Fatima worked on six projects during her two-year engagement at START, acting as the Project Manager for four of them. Below are highlights from three of the projects Fatima worked on:

  • Overcoming Barriers to Post-Natal Care and Small Sick Newborn Care-Taking:  The START team described gaps on the literature and practice associated with demand-side interventions to increase rates of care-seeking and healthy home behaviors related to post-natal care (PNC), with a particular emphasis on the well-being of small and sick newborns (SSN).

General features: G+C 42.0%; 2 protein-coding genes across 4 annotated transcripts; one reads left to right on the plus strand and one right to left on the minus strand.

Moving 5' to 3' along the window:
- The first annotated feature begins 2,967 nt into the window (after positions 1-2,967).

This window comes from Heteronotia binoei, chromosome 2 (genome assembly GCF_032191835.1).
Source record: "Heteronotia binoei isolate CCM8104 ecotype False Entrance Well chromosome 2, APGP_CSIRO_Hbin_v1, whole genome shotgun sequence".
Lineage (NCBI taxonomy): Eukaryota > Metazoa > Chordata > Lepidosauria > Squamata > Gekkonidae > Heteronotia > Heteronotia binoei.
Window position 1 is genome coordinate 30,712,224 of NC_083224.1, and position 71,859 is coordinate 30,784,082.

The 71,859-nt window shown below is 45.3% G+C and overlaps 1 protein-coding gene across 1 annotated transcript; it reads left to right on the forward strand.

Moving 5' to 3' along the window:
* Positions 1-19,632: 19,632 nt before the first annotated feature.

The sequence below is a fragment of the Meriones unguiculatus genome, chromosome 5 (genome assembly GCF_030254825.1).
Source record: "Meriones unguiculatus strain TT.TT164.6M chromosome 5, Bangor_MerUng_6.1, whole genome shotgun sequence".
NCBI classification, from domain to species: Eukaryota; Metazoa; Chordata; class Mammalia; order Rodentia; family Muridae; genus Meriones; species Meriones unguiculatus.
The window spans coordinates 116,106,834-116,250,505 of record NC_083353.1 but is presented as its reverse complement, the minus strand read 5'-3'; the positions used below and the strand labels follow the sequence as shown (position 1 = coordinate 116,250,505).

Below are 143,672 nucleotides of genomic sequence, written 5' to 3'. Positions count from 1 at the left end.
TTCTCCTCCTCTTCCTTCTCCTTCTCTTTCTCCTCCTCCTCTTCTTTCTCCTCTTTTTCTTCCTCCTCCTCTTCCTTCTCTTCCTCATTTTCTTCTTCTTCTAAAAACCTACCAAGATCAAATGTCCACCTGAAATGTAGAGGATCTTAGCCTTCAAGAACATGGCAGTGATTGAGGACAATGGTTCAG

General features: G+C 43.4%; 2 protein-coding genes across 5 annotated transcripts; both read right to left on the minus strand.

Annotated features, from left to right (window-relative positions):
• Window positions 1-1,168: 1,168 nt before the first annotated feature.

• Mapping the Long-Term Sequelae of Acute Shigella Infection in Young Children: The team conducted a systematic review of the long-term sequelae of acute Shigella infection in children under 5 years of age to inform data collection for the Enterics for Global Health (EFGH) Shigella surveillance study and support the value proposition for Shigella vaccines.
  • Alternatives to the Human Landing Catch: The team conducted key informant interviews, and a synthesis of two recent literature reviews, to summarize the global and regional perspectives on the need for a replacement to the human landing catch, in order to aid future funding decisions.